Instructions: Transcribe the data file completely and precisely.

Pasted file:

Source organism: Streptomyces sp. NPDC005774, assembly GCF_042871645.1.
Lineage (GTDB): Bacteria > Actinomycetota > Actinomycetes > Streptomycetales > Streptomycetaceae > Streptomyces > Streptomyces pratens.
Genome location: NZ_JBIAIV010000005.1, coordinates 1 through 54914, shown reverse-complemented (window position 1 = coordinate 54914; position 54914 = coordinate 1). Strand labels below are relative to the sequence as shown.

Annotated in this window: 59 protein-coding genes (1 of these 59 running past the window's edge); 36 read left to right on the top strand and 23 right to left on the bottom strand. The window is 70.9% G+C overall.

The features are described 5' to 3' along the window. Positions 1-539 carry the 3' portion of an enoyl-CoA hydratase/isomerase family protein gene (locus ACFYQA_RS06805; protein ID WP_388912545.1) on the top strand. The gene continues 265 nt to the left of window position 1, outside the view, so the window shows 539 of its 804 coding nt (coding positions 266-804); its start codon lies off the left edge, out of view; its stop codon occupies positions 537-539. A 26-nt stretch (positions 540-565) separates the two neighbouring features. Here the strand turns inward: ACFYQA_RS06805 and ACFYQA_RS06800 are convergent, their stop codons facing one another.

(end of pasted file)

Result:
Source organism: Streptomyces sp. NPDC005774, assembly GCF_042871645.1.
Lineage (GTDB): Bacteria > Actinomycetota > Actinomycetes > Streptomycetales > Streptomycetaceae > Streptomyces > Streptomyces pratens.
Genome location: NZ_JBIAIV010000005.1, coordinates 1 through 54914, shown reverse-complemented (window position 1 = coordinate 54914; position 54914 = coordinate 1). Strand labels below are relative to the sequence as shown.

Annotated in this window: 59 protein-coding genes (1 of these 59 running past the window's edge); 36 read left to right on the top strand and 23 right to left on the bottom strand. The window is 70.9% G+C overall.

The features are described 5' to 3' along the window. Positions 1-539 carry the 3' portion of an enoyl-CoA hydratase/isomerase family protein gene (locus ACFYQA_RS06805; protein ID WP_388912545.1) on the top strand. The gene continues 265 nt to the left of window position 1, outside the view, so the window shows 539 of its 804 coding nt (coding positions 266-804); its start codon lies off the left edge, out of view; its stop codon occupies positions 537-539. A 26-nt stretch (positions 540-565) separates the two neighbouring features. Here the strand turns inward: ACFYQA_RS06805 and ACFYQA_RS06800 are convergent, their stop codons facing one another.